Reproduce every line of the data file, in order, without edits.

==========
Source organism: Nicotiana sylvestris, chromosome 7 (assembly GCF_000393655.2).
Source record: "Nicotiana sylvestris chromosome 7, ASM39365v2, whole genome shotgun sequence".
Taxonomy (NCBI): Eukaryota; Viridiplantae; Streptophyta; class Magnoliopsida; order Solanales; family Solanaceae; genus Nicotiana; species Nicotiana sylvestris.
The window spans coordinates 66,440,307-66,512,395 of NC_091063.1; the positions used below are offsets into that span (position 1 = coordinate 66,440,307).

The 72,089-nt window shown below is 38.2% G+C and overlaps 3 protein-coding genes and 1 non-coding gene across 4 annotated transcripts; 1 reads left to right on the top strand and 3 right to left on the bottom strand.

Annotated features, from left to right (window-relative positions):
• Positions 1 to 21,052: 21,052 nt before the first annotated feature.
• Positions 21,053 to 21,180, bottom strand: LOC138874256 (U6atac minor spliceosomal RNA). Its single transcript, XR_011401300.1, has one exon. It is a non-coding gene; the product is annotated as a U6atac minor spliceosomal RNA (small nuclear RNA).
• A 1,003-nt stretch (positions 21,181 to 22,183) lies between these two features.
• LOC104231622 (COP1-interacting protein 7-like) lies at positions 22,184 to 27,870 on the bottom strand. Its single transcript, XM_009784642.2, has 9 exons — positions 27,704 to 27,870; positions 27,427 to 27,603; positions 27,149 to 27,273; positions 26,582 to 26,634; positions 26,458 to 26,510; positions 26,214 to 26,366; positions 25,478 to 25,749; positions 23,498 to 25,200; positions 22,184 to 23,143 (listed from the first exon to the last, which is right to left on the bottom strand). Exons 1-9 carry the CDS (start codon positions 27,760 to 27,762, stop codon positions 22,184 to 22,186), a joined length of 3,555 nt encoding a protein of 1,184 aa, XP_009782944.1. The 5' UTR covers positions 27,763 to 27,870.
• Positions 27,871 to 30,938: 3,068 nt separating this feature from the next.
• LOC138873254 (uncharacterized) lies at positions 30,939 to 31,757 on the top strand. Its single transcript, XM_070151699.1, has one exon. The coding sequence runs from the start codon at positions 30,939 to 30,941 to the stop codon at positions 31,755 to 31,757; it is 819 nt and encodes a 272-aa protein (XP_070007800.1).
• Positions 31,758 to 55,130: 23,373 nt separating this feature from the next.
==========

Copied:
Source organism: Nicotiana sylvestris, chromosome 7 (assembly GCF_000393655.2).
Source record: "Nicotiana sylvestris chromosome 7, ASM39365v2, whole genome shotgun sequence".
Taxonomy (NCBI): Eukaryota; Viridiplantae; Streptophyta; class Magnoliopsida; order Solanales; family Solanaceae; genus Nicotiana; species Nicotiana sylvestris.
The window spans coordinates 66,440,307-66,512,395 of NC_091063.1; the positions used below are offsets into that span (position 1 = coordinate 66,440,307).

The 72,089-nt window shown below is 38.2% G+C and overlaps 3 protein-coding genes and 1 non-coding gene across 4 annotated transcripts; 1 reads left to right on the top strand and 3 right to left on the bottom strand.

Annotated features, from left to right (window-relative positions):
• Positions 1 to 21,052: 21,052 nt before the first annotated feature.
• Positions 21,053 to 21,180, bottom strand: LOC138874256 (U6atac minor spliceosomal RNA). Its single transcript, XR_011401300.1, has one exon. It is a non-coding gene; the product is annotated as a U6atac minor spliceosomal RNA (small nuclear RNA).
• A 1,003-nt stretch (positions 21,181 to 22,183) lies between these two features.
• LOC104231622 (COP1-interacting protein 7-like) lies at positions 22,184 to 27,870 on the bottom strand. Its single transcript, XM_009784642.2, has 9 exons — positions 27,704 to 27,870; positions 27,427 to 27,603; positions 27,149 to 27,273; positions 26,582 to 26,634; positions 26,458 to 26,510; positions 26,214 to 26,366; positions 25,478 to 25,749; positions 23,498 to 25,200; positions 22,184 to 23,143 (listed from the first exon to the last, which is right to left on the bottom strand). Exons 1-9 carry the CDS (start codon positions 27,760 to 27,762, stop codon positions 22,184 to 22,186), a joined length of 3,555 nt encoding a protein of 1,184 aa, XP_009782944.1. The 5' UTR covers positions 27,763 to 27,870.
• Positions 27,871 to 30,938: 3,068 nt separating this feature from the next.
• LOC138873254 (uncharacterized) lies at positions 30,939 to 31,757 on the top strand. Its single transcript, XM_070151699.1, has one exon. The coding sequence runs from the start codon at positions 30,939 to 30,941 to the stop codon at positions 31,755 to 31,757; it is 819 nt and encodes a 272-aa protein (XP_070007800.1).
• Positions 31,758 to 55,130: 23,373 nt separating this feature from the next.